A proposed class action lawsuit claims “Non-Toxic” Windex-brand window cleaning solution contains chemicals that may be harmful to humans and the environment.
Filed against Windex maker S.C. Johnson & Son, Inc., the 14-page suit alleges that despite representations on the product’s label that the cleaning solution is made with a “Non-Toxic Formula,” Windex contains 2-hexoxyethanol, butoxypropanol and acetic acid (vinegar). According to the suit, all three “potentially harmful and toxic” compounds can cause skin and eye irritation, while 2-hexoxyethanol has been linked to central nervous system depression and kidney failure. The case says the presence of the apparently harmful compounds in Windex is only disclosed on the defendant’s website.
The lawsuit claims the defendant’s packaging, which fails to disclose the presence of the aforementioned ingredients, was designed to mislead consumers into believing the Windex product will not cause harm to humans, pets or the environment, as is typically understood upon reading a “non-toxic” advertising claim. Coupled with the defendant’s “100% Ocean Plastic” claim pertaining to the materials used to make the product’s bottle, the non-toxic representation is positioned to appeal to environmentally conscious consumers, the case asserts.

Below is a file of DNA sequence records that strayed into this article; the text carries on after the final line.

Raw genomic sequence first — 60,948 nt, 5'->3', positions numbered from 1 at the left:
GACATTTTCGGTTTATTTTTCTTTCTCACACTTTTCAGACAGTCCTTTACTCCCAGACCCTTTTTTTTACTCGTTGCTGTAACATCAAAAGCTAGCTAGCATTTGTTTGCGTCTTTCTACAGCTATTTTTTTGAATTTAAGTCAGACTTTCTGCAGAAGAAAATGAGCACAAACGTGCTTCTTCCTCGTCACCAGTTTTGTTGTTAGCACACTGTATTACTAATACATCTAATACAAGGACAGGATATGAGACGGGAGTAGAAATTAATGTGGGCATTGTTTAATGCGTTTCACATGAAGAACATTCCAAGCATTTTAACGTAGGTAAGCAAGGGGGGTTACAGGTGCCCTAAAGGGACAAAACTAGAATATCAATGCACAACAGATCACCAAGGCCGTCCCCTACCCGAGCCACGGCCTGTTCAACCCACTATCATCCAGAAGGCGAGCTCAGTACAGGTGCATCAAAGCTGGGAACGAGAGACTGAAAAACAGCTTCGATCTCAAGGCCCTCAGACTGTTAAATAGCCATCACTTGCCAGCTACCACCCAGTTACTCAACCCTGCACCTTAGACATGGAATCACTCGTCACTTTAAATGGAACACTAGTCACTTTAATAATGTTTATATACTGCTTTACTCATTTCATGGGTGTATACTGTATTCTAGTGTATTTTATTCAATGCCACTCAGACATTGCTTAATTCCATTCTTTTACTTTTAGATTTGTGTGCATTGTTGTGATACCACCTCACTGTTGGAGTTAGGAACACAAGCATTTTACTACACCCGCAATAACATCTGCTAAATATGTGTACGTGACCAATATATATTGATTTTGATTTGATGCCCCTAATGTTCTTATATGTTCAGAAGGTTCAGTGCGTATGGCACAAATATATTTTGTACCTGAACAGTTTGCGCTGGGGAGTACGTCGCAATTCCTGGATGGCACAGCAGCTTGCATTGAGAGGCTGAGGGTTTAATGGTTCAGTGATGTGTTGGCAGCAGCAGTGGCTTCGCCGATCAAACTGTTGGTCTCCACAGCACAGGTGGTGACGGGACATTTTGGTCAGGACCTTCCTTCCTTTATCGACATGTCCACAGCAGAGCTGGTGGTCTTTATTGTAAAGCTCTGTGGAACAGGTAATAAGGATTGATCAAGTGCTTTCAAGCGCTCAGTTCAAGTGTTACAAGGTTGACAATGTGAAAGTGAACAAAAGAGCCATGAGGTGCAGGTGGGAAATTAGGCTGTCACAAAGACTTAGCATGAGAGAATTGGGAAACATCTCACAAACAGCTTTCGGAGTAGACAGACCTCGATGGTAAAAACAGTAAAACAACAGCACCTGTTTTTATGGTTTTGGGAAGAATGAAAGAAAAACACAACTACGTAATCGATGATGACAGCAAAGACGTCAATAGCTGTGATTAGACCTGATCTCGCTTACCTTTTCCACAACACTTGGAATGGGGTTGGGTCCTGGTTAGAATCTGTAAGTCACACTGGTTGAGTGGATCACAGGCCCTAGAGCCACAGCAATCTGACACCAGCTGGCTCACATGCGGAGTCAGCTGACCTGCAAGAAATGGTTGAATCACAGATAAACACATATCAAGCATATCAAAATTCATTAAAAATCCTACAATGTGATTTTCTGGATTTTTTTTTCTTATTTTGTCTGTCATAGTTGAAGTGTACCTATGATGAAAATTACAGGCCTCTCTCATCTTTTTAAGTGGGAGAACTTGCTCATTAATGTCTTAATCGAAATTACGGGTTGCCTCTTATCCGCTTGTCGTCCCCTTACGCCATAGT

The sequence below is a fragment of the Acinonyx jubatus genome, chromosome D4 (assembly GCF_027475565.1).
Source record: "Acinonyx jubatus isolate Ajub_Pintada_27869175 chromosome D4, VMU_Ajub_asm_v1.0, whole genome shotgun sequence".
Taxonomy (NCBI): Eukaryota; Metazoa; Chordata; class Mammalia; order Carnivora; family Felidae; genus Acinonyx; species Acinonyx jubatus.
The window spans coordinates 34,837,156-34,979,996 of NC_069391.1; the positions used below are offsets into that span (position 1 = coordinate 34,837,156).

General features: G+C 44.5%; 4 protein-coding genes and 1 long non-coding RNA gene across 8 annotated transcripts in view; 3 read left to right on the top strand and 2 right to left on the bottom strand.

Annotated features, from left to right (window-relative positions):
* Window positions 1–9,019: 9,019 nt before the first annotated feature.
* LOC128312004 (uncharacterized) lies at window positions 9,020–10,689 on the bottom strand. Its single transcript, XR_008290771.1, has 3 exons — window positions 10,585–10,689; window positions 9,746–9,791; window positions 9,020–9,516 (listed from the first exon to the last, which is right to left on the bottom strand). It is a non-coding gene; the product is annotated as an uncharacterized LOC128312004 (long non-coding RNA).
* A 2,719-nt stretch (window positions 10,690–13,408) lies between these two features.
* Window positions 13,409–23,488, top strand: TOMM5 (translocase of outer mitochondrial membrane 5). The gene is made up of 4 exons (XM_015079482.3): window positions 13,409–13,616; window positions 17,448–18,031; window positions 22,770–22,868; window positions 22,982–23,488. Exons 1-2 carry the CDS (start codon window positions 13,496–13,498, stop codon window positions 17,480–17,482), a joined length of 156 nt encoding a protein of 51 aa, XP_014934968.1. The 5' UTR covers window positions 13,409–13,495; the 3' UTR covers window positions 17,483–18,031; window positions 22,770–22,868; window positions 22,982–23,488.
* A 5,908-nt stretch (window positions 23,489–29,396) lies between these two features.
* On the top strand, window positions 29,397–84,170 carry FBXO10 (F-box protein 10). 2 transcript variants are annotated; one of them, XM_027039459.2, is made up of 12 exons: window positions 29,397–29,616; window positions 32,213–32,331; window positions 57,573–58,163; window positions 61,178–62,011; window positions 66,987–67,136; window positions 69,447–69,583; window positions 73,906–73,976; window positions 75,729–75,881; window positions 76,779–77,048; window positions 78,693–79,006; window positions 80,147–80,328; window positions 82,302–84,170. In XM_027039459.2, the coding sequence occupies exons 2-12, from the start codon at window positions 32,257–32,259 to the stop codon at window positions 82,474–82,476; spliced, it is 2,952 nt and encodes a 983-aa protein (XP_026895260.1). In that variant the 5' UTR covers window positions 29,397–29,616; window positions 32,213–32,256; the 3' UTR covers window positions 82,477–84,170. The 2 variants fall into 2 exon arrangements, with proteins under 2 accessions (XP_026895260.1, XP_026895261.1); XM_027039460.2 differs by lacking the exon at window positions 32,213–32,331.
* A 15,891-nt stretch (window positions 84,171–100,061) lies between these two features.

According to the suit, in order to make an “unqualified non-toxic claim” such as that displayed on the defendant’s Windex bottles, a company must have “reliable scientific evidence” to support the assertion. Upon viewing the unqualified claim on a Windex bottle, consumers are likely to believe that the product will not be harmful to those exposed to the solution, the lawsuit argues.
The plaintiff says she purchased the purportedly non-toxic Windex specifically to avoid harm caused by harsh chemicals. The consumer, who fully relied on the defendant’s representations when deciding to buy Windex, claims she and others who bought the product would not have paid as much, or purchased the cleaner at all, had they known the truth about the solution’s components.
The plaintiff looks to represent New York residents who purchased “Non-Toxic” Windex “during the applicable statutes of limitations.”
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